It's interesting because it's Grant Morrison's attempt at a definitive Judge Dredd. (Also, it looks like gold compared with the runs by Garth Ennis and Mark Millar that preceded it.) This was part of the Morrison/Millar "Summer Offensive", in which they took over 2000 AD for two months. Apparently, Morrison thought for ages about how to write Dredd... and then eventually made him a one-dimensional bastard.
I quite like it, but its plot's as one-dimensional as its anti-hero. Dredd sums it up when asked if he has a plan. "I got my plan right here!" he roars, club in hand. That's the general tone. Criminal ex-Judges from Titan prison colony take over Mega-City One, forcing the Judges into exile out in the Cursed Earth. Their leader is Grice and he's a psycho. (This is a sequel to Mark Millar's Purgatory, which concluded immediately before this began.)
You now know everything that matters. The plot is just various repetitions of tough people going to confront Grice without a plan and encountering a shit-kicking. This happens... uh, three or four times? One of those is even one of the baddies. The story's dumb as a post. It is, though, hard as nails. It's full of utter bastards who'll commit any kind of murderous act. They'll break your jaw and smash your ribs with a sledgehammer. They'll repeatedly smash McGruder's face into the floor, then strap her to a bike and send her plunging off the city wall.
As bad as any of them is Dredd. He does the following:
(a) He shoots a man (normal for Dredd) with an incendiary bullet (yow). Burns him alive. That's his first kill in the story.
(b) The convicts take a prisoner who'll die if Dredd doesn't surrender. He's not interested. "Osterwold's one of the best, Judge Bhaji. She knows the rules." Result: she's chained to four motorbikes that drive off in opposite directions.
(c) On abandoning the Grand Hall of Justice, our heroes realise that they don't want to leave everyone in the iso-cells for Grice to free. Dredd's solution: "This qualifies as an emergency situation. We flood the cubes." (One drowning victim's last words are that it was only a parking offence, for Grud's sake.)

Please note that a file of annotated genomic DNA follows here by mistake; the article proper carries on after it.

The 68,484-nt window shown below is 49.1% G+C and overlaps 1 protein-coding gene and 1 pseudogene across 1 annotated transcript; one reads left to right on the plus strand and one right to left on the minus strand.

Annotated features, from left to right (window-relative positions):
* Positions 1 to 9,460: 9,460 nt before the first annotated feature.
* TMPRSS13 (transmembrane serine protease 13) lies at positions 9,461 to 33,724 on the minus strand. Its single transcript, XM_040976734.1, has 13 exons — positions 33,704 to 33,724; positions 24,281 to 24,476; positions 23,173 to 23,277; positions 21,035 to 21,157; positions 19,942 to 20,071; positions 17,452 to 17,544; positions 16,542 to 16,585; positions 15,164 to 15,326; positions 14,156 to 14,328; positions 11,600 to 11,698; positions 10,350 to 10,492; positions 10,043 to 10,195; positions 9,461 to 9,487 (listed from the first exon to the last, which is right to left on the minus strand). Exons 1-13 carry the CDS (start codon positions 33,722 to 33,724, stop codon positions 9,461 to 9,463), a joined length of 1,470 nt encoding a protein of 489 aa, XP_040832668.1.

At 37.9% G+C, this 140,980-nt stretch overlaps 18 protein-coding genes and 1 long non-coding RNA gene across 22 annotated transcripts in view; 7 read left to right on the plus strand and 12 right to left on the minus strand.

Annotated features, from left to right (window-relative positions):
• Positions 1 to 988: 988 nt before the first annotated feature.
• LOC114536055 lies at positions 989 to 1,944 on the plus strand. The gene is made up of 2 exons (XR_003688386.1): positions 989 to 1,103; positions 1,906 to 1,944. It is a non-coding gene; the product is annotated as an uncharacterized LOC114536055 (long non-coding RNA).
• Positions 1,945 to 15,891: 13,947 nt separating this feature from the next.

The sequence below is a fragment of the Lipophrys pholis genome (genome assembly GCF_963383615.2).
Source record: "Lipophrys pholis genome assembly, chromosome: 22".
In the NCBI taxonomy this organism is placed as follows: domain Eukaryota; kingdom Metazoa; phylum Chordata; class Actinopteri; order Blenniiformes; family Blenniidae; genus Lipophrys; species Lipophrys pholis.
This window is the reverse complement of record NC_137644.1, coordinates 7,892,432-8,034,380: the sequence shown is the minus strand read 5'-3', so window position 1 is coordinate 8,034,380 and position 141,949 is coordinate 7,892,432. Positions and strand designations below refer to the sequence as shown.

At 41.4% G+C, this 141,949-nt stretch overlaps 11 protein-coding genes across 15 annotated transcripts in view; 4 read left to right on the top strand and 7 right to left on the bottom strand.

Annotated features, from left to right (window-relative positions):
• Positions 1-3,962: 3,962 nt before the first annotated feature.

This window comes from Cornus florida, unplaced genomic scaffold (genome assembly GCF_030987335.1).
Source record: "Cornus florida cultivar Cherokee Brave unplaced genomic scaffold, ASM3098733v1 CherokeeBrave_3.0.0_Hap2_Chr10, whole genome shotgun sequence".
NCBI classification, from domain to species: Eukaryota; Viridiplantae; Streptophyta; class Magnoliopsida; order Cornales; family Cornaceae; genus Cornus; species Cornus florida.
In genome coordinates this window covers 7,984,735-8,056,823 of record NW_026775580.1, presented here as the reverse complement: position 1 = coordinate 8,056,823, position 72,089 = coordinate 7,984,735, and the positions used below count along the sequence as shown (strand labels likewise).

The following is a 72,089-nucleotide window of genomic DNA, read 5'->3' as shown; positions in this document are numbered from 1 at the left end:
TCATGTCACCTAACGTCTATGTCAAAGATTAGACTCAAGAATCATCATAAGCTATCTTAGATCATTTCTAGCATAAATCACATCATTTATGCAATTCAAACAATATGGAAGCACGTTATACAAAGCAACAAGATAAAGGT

(d) It's the end and the right anti-heroes have won. The convicts are heading back to Titan. Unfortunately, security's just been torn to shreds up there, so won't they all just escape again? "I thought of that," says Dredd and presses a button. BOOM. Ship explodes. Problem solved. Frankly, though, this is feeble compared with this story's other bastard actions, so as a final punchline it's underwhelming.
The other interesting thing here is Morrison's use of Dredd lore. He builds set pieces around the Judges' exotic bullet types (incendiary, armour piercing, etc.), the remote-controlled Lawmaster bikes and even Walter the Wobot.
I quite like this story, but it's in a half-and-half zone. As a Judge Dredd epic (i.e. ignoring its off-world prequel), it's too short and simple to stand comparison with stories like The Apocalypse War, Necropolis, etc. It's resolved too easily for a story that kicks the Judges out of Mega-City One itself. There's lots of juicy ultra-violence and Dredd nearly gets killed, but ultimately it lacks the weight of even Judge Dredd vs. Aliens. That said, though, Purgatory and Inferno together lasted twenty weeks, which is more substantial. As for its extreme content... well, it's violent, yes, but this is 2000 AD. John Wagner's done all this before, and better. Look at what Morrison achieves with Walter the Wobot, for instance. (Answer: very little.) I love Walter and I was delighted to see him, but Wagner would have made his appearance funnier and/or more meaningful.
The "Purgatory-Inferno" double-header is still fun, though. You could do worse.